Thursday, 2 July 2009

Constitutional Crises

In the USA successive governments and activist judges have challenged or ignored the Constitution. Reason TV has made a short video about the destruction wrought to the rights of Americans.

But hasn’t the same thing been done in Britain, over the last 36 years, although much faster in the last twelve?

Most of these elements are or should be in the United Kingdom Constitution. There is a myth that Britain does not have a written constitution. The Magna Carter, the Bill of Rights, the Act of Settlement, the Acts of Union and a couple of dozen more are conveniently ignored. There are unwritten elements to the constitution, largely in terms of conventions, but written or unwritten there is no excuse for not following them.

The Bill of Rights allows freedom of speech, yet people are questioned by police and threatened with prosecution, even taken to court, for expressing unpopular beliefs. Property rights are arbitrarily set aside, contrary to the Petition of Rights (for example fishermen who are broken and gaoled in a Kafkaesque process). The right to silence has been thrown away, and the right not to incriminate oneself. Repeated attempts to interfere with rights to Habeas Corpus have largely failed, fortunately. The latest attack on Parliament has failed, but others have been taken further. The very concept that a sovereign Parliament represents the people, as established by the Bill of Rights, has been ignored, and Brown intends now to throw it away by setting a committee above the Commons, instead of using transparency and votes to hold MPs to account.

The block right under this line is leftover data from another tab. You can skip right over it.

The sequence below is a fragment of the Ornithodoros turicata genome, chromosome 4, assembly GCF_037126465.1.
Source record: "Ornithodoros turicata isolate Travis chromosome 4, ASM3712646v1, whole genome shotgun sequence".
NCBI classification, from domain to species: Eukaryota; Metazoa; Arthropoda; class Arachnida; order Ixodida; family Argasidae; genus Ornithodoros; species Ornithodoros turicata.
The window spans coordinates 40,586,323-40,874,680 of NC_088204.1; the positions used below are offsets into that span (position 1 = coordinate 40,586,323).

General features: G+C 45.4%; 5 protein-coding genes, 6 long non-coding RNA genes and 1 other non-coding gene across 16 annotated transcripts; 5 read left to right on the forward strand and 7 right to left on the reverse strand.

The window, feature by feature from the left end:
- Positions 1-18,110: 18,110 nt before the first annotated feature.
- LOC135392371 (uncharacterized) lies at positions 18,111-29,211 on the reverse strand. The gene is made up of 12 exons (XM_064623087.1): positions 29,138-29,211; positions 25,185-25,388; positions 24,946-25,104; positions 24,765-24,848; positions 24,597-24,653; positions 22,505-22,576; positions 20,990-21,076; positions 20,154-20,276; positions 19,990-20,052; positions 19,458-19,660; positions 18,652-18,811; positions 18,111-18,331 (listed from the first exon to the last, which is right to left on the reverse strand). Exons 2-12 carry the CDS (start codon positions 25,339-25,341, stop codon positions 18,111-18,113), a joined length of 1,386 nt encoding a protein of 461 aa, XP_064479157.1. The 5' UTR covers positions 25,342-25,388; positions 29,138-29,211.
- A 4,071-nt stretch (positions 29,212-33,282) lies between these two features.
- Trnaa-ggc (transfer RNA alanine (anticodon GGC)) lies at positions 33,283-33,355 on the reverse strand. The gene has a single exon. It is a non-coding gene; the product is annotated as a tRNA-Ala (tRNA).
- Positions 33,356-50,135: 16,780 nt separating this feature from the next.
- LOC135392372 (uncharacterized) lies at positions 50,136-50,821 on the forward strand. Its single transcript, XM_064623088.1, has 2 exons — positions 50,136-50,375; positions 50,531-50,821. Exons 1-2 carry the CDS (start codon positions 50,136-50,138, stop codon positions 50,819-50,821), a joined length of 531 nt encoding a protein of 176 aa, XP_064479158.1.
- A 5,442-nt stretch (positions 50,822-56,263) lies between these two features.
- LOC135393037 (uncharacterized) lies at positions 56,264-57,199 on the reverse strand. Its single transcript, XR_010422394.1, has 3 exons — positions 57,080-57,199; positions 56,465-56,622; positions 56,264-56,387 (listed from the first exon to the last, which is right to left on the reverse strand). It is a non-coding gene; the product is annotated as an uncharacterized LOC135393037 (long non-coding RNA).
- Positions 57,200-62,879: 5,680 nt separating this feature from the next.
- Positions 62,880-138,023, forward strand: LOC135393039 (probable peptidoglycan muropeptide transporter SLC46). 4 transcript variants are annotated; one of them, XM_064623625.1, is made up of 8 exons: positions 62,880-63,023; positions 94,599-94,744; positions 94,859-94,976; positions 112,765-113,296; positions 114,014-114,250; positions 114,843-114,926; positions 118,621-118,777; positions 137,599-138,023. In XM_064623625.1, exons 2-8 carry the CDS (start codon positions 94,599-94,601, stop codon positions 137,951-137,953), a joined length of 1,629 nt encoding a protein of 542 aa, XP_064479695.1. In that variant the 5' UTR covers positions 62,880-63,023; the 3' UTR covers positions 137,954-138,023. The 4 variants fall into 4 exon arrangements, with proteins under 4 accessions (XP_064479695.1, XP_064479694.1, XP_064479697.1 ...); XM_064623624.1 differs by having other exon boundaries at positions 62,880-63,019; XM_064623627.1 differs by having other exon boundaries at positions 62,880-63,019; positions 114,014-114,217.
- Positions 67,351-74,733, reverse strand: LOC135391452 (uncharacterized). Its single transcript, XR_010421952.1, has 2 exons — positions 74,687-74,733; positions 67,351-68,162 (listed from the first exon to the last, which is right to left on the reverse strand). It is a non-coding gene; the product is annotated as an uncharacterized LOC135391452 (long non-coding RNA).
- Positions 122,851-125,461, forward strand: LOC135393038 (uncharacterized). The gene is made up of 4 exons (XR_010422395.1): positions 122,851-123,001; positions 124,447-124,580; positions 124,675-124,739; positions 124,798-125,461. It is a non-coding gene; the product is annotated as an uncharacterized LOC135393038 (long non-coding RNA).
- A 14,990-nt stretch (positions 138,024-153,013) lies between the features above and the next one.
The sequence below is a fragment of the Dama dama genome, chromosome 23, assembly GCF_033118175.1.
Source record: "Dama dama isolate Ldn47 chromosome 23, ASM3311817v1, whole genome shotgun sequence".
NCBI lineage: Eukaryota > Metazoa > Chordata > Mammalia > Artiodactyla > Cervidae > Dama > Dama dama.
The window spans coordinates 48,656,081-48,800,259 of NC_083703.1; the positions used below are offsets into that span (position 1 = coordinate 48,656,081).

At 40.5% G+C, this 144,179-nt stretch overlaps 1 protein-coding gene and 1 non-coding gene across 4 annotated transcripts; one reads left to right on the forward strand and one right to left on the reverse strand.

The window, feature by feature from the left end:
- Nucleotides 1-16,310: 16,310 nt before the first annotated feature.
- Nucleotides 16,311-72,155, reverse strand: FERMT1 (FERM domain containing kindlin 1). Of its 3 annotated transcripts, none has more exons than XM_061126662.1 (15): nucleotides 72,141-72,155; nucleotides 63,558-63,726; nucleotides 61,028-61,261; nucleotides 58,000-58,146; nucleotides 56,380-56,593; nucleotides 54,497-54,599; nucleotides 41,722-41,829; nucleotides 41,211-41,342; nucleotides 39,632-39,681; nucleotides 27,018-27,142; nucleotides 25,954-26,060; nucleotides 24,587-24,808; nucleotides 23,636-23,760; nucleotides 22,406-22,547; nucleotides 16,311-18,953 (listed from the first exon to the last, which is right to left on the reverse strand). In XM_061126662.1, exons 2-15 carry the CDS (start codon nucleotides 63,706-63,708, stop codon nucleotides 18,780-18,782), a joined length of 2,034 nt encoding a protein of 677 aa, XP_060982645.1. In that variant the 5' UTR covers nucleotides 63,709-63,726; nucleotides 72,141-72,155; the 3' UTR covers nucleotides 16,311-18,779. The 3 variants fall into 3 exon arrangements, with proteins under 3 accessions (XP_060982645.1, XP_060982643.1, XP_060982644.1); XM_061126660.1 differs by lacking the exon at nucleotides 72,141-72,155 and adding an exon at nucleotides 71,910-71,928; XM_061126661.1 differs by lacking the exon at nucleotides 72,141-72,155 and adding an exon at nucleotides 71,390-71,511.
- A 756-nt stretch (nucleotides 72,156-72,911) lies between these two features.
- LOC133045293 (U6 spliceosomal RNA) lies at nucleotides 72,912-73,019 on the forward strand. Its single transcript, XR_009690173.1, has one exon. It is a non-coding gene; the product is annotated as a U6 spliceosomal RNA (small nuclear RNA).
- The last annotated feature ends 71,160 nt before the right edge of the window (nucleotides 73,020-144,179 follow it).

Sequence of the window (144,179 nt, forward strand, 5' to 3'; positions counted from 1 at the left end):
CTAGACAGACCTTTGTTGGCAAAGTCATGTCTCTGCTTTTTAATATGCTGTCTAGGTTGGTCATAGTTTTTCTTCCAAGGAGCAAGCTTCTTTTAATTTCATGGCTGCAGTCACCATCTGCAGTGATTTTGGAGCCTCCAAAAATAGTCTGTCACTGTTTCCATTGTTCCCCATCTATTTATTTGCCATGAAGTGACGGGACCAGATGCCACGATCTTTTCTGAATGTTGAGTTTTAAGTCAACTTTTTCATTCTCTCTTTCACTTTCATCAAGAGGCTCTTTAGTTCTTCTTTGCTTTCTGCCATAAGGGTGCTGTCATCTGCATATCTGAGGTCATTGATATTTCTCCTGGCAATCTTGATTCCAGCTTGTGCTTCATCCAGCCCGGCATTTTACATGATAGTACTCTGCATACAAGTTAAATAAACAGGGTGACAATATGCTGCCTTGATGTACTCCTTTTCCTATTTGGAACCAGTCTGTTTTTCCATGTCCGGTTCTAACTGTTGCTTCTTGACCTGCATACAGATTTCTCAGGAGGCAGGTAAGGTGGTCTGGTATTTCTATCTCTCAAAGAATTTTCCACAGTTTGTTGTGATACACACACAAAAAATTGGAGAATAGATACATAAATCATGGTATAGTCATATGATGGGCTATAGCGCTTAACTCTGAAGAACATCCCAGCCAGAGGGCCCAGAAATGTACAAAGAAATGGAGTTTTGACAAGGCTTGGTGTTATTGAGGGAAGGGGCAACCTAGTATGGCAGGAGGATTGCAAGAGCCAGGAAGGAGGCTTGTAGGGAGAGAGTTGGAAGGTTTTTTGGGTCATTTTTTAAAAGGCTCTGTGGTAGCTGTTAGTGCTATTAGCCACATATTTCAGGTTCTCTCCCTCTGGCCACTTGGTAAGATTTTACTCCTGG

Although the UK Constitution is complicated by the history of its development, this should be its strength not a weakness. It is only because politicians, journalists and judges ignore the constitutional implications of government decisions that this is allowed. Some have argued that we need a written constitution to protect us from authoritarian governments like our current one. The video shows that is not a solution. Both the UK and USA need people to notice when their constitutions we have is being breached, and need to respect the crucial protection afforded by these systems developed over centuries.

Hat tip to Instapundit for the link to Reason TV.

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